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Camille Reed: The Force Behind The Australian Circular Fashion Conference

Camille Reed: The Pioneering Force Behind The Australian Circular Fashion Conference
Camille Reed

I love fashion. I’ve dedicated my life to it from retail, to textile design, working with familiar brands such as Jacqui E, Forever New, Thurley, Marcs and Seed and my business By Mili. 

I’m starting to see a real shift in attitudes amongst the Australian fashion industry to embrace more environmentally responsible and sustainable practices, which is incredibly heartening to see. Thank goodness, since I’ve given it all to pursue the vision of developing a circular fashion economy – that is, a closed loop system that encourages the reuse and re-design of recycled materials in the fashion industry that has not only major environmental benefits, but economic ones too.

Last year I was able to launch the first Australian Circular Fashion Conference, to encourage greater collaboration within the industry and to provide resources to gear us towards circular manufacturing models.

The whole premise has stemmed from the severe impact the fashion industry has had on the environment and what we can do to support closed loop innovation currently available right now, right here in Australia. 

It takes over 200 processes to produce a piece of fabric and dying fabric users over 5 trillion liters of water (2 million olympic sized swimming pools!) and yet 95% of textile material can be recycled, which decreases the need for natural resources used in the production phase and improves toxic polluting. Recycled materials also use less than half of the water needed and similarly that of the chemicals to re-produce recycled fabrics. 

Camille Reed: The Force Behind The Australian Circular Fashion Conference
Camille Reed: The Force Behind The Australian Circular Fashion Conference

The industry is transforming, and I believe in the next few months all local companies will be asking the right questions – it’s a very exciting transition.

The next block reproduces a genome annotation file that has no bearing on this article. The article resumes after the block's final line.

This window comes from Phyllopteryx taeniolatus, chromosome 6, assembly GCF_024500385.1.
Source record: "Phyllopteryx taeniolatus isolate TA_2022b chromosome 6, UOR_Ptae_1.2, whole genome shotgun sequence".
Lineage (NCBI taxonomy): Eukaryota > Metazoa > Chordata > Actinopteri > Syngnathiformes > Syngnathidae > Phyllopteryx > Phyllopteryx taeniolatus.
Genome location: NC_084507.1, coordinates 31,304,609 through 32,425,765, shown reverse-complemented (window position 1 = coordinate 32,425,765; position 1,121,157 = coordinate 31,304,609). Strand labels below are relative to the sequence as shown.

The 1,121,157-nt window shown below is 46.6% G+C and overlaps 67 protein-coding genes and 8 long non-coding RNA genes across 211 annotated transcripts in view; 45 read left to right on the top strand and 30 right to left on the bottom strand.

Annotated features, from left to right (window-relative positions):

However, a large percentage of the industry acts largely on consumer demand, so there’s actually more power than you might think that sits with how you spend your money.

Assess your purchases – Do you really need to buy more? Each time you’re thinking about shopping (out of habit), ask yourself “Do I have it already… Do I need it?” You may come to the conclusion that you’d much rather hold onto your money for something else instead! 

For the past 5 – 8 years I’ve rarely purchased anything new, with the majority of my wardrobe coming from second hand shops, op shops and sample sales. I never buy full priced items, as there’s not a lot of value in it, but there’s so many ways you can obtain high quality, unique pieces through so many other means than shopping retail. I often mend and repair seconds and samples I purchase and look for bargain opportunities wherever I go. Not to mention, visiting the markets myself, to on-sell my pre-loved items. The thrill of shopping may never go away, we’ve all experienced it, but instead we can try and redirect these endorphins to second hand shopping. 

Focus on quality items when you do need to buy, and do your research on brands following sustainable practices. Believe it or not big companies respond to buyers trends, so if you don’t buy, they’ll respond and try new tactics. Social media is powerful, so let your favourite brands know you want to see them invest in circular or ‘closed loop’ production models. 

Stick to your guns when it comes to shopping. There’s lots to learn, yes you can be an ambassador for change and yes you can influence the tribe around you.

Because despite progress, the fact remains textile production is still the world’s second most polluting industry after the oil industry. There is much to be done, and it can be overwhelming. But I believe the beauty of fashion after all is, the flexibility to be inventive and creative, and it’s these inherent qualities which will lead us to the industry of the future where the dress you buy one day will become.

The 2019 Australian Circular Fashion Conference will be held on March 21 in Melbourne. Further information about tickets, events and speakers is available online 

Written by TheCarousel

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